hence b = integer...............hence condition 2 is sufficient

I bolded two parts of your explanation. You originally indicated that 2k was even. k itself may be even or odd. You later asserted that k was even.
_________________
Verbal Forum Moderator
Joined: 10 Oct 2012
Posts: 590
Re: If a is divisible by 2, is b + 5 an integer?  [#permalink]

### Show Tags

01 Mar 2013, 00:19
1
1
manimgoindowndown wrote:
If a is divisible by 2, is b + 5 an integer?

(1) The median of a and b is not an integer.
(2) The average (arithmetic mean) of 3a, b, and b + 10 is an even integer.

I don't think the given OA is correct. Anyways, let a = 2p,where p is any integer.

From F.S 1, we have that$$\frac{(a+b)}{2}$$ = Not an integer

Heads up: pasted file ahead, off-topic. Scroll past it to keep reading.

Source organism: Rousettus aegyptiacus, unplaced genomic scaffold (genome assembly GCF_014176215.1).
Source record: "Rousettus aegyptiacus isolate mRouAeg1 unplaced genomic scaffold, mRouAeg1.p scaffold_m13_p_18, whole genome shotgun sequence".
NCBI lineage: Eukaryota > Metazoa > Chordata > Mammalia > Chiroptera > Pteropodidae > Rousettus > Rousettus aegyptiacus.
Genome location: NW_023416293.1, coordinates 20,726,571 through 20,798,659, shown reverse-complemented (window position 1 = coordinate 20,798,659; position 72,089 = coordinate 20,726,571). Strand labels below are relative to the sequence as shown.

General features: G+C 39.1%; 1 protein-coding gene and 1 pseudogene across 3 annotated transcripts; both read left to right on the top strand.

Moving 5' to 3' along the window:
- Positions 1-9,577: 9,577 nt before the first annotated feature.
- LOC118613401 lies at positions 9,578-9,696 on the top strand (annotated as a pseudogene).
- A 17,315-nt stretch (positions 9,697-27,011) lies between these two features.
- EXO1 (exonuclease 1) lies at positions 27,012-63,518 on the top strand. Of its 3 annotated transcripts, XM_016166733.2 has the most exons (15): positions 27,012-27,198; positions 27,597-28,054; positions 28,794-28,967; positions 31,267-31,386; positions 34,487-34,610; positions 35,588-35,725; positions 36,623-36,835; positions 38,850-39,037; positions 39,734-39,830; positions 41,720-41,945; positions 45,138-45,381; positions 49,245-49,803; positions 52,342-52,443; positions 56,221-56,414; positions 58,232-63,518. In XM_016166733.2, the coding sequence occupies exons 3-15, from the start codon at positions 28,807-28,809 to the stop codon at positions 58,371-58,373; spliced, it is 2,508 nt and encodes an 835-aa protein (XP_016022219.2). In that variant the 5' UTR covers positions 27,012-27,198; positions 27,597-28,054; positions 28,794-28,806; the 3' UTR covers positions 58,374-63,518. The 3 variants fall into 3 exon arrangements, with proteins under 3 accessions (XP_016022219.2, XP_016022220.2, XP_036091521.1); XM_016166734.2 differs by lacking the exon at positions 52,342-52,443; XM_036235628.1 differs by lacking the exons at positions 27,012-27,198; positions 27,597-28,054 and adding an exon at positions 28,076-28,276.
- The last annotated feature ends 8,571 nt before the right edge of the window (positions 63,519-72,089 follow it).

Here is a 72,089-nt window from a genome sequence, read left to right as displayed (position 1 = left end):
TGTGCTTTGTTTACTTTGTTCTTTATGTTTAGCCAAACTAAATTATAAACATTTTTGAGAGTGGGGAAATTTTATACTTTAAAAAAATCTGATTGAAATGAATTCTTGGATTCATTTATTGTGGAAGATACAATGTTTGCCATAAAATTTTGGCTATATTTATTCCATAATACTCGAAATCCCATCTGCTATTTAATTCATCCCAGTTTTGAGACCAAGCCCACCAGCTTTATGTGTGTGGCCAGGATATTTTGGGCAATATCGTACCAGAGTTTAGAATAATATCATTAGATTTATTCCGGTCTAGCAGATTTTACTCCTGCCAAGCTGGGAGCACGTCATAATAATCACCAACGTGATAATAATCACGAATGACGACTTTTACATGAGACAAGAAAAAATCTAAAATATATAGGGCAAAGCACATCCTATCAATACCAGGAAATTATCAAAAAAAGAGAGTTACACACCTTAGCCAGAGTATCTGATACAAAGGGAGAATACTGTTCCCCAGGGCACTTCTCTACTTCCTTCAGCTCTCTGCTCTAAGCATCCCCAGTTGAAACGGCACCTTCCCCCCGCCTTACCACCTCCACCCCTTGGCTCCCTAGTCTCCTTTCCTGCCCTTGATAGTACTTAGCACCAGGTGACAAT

or$$\frac{2p}{2}+\frac{b}{2} = p+\frac{b}{2}$$= Not an integer. Assuming, b = 3 , we satisfy the fact statement and get a YES for the question stem. Again assuming b=1.2, we satisfy the fact statement but get a NO for the question stem.Insufficient.

From F.S 2, we have $$3a+b+(b+10)/3$$ = 2k, where k is again an integer.

Thus,$$3a/3 + (b+5)/3+(b+5)/3$$ = 2k

or 2/3*(b+5) = 2k-a = 2k-2p = 2(k-p)[an integer]

or (b+5) = An integer*3 = integer.

Sufficient.

B.
_________________
Math Expert
Joined: 02 Sep 2009
Posts: 58434
Re: If a is divisible by 2, is b + 5 an integer?  [#permalink]

### Show Tags

01 Mar 2013, 01:51
2
NonYankee wrote:
manimgoindowndown wrote:
If a is divisible by 2, is b + 5 an integer?

(1) The median of a and b is not an integer.
(2) The average (arithmetic mean) of 3a, b, and b + 10 is an even integer.

Something that occasionally throws me off and I often forget. When we get a variable on the gmat, what can we assume about it? Just that it is a real, rational number? We CANNOT automatically assume it's an integer correct?

Right. We only know that b is real and rational. If we could assume variables were integers, we wouldn't need any additional statements at all to answer the question, "Is b + 5 an integer?"